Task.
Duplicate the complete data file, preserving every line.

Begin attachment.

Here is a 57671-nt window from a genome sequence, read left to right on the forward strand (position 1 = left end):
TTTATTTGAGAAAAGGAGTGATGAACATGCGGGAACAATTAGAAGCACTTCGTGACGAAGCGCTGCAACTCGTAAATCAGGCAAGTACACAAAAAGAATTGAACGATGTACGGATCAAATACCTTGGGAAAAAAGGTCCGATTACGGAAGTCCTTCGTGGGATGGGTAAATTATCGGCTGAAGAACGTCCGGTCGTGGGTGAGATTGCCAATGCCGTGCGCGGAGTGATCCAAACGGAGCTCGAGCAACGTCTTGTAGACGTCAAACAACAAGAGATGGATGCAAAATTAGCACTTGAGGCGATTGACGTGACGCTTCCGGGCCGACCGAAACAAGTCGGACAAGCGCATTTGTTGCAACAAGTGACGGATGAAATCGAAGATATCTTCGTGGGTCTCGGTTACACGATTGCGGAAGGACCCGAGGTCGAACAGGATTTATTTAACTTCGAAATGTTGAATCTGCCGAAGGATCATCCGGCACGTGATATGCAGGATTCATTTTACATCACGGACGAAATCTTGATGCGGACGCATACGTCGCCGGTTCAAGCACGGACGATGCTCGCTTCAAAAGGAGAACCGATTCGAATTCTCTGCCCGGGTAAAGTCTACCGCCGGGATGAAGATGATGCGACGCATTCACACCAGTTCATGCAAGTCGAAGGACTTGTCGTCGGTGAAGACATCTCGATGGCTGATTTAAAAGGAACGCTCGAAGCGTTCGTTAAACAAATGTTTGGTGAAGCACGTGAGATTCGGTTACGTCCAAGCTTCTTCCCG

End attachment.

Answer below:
Here is a 57671-nt window from a genome sequence, read left to right on the forward strand (position 1 = left end):
TTTATTTGAGAAAAGGAGTGATGAACATGCGGGAACAATTAGAAGCACTTCGTGACGAAGCGCTGCAACTCGTAAATCAGGCAAGTACACAAAAAGAATTGAACGATGTACGGATCAAATACCTTGGGAAAAAAGGTCCGATTACGGAAGTCCTTCGTGGGATGGGTAAATTATCGGCTGAAGAACGTCCGGTCGTGGGTGAGATTGCCAATGCCGTGCGCGGAGTGATCCAAACGGAGCTCGAGCAACGTCTTGTAGACGTCAAACAACAAGAGATGGATGCAAAATTAGCACTTGAGGCGATTGACGTGACGCTTCCGGGCCGACCGAAACAAGTCGGACAAGCGCATTTGTTGCAACAAGTGACGGATGAAATCGAAGATATCTTCGTGGGTCTCGGTTACACGATTGCGGAAGGACCCGAGGTCGAACAGGATTTATTTAACTTCGAAATGTTGAATCTGCCGAAGGATCATCCGGCACGTGATATGCAGGATTCATTTTACATCACGGACGAAATCTTGATGCGGACGCATACGTCGCCGGTTCAAGCACGGACGATGCTCGCTTCAAAAGGAGAACCGATTCGAATTCTCTGCCCGGGTAAAGTCTACCGCCGGGATGAAGATGATGCGACGCATTCACACCAGTTCATGCAAGTCGAAGGACTTGTCGTCGGTGAAGACATCTCGATGGCTGATTTAAAAGGAACGCTCGAAGCGTTCGTTAAACAAATGTTTGGTGAAGCACGTGAGATTCGGTTACGTCCAAGCTTCTTCCCG